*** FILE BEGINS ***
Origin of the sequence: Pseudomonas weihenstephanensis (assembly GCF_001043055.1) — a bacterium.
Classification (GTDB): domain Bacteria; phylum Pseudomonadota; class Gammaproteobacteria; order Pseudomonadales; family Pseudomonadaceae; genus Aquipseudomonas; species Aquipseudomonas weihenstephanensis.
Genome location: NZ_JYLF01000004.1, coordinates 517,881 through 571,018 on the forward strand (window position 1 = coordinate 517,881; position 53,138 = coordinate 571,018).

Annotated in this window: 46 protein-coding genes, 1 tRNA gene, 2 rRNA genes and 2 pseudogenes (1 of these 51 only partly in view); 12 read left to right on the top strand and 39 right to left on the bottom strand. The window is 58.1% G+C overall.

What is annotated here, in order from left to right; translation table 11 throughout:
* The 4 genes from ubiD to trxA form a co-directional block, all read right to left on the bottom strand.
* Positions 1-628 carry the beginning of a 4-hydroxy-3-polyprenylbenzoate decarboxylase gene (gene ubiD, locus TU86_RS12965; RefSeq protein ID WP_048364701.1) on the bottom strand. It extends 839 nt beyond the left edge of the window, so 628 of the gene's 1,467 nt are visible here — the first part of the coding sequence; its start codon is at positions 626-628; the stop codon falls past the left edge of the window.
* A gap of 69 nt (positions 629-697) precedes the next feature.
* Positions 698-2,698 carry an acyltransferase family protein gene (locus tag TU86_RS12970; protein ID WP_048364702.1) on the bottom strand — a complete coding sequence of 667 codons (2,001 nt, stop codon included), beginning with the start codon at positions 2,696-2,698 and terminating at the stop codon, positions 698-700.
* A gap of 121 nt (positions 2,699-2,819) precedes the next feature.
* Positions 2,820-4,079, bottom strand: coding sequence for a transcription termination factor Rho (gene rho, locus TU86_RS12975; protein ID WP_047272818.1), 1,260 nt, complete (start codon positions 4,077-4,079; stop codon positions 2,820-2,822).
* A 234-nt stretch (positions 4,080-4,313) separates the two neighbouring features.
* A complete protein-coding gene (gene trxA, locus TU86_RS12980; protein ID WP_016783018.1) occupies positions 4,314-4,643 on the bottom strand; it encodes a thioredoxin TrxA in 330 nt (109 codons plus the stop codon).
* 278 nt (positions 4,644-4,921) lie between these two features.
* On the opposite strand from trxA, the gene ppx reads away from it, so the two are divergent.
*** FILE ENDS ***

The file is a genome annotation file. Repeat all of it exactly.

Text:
Origin of the sequence: Pseudomonas weihenstephanensis (assembly GCF_001043055.1) — a bacterium.
Classification (GTDB): domain Bacteria; phylum Pseudomonadota; class Gammaproteobacteria; order Pseudomonadales; family Pseudomonadaceae; genus Aquipseudomonas; species Aquipseudomonas weihenstephanensis.
Genome location: NZ_JYLF01000004.1, coordinates 517,881 through 571,018 on the forward strand (window position 1 = coordinate 517,881; position 53,138 = coordinate 571,018).

Annotated in this window: 46 protein-coding genes, 1 tRNA gene, 2 rRNA genes and 2 pseudogenes (1 of these 51 only partly in view); 12 read left to right on the top strand and 39 right to left on the bottom strand. The window is 58.1% G+C overall.

What is annotated here, in order from left to right; translation table 11 throughout:
* The 4 genes from ubiD to trxA form a co-directional block, all read right to left on the bottom strand.
* Positions 1-628 carry the beginning of a 4-hydroxy-3-polyprenylbenzoate decarboxylase gene (gene ubiD, locus TU86_RS12965; RefSeq protein ID WP_048364701.1) on the bottom strand. It extends 839 nt beyond the left edge of the window, so 628 of the gene's 1,467 nt are visible here — the first part of the coding sequence; its start codon is at positions 626-628; the stop codon falls past the left edge of the window.
* A gap of 69 nt (positions 629-697) precedes the next feature.
* Positions 698-2,698 carry an acyltransferase family protein gene (locus tag TU86_RS12970; protein ID WP_048364702.1) on the bottom strand — a complete coding sequence of 667 codons (2,001 nt, stop codon included), beginning with the start codon at positions 2,696-2,698 and terminating at the stop codon, positions 698-700.
* A gap of 121 nt (positions 2,699-2,819) precedes the next feature.
* Positions 2,820-4,079, bottom strand: coding sequence for a transcription termination factor Rho (gene rho, locus TU86_RS12975; protein ID WP_047272818.1), 1,260 nt, complete (start codon positions 4,077-4,079; stop codon positions 2,820-2,822).
* A 234-nt stretch (positions 4,080-4,313) separates the two neighbouring features.
* A complete protein-coding gene (gene trxA, locus TU86_RS12980; protein ID WP_016783018.1) occupies positions 4,314-4,643 on the bottom strand; it encodes a thioredoxin TrxA in 330 nt (109 codons plus the stop codon).
* 278 nt (positions 4,644-4,921) lie between these two features.
* On the opposite strand from trxA, the gene ppx reads away from it, so the two are divergent.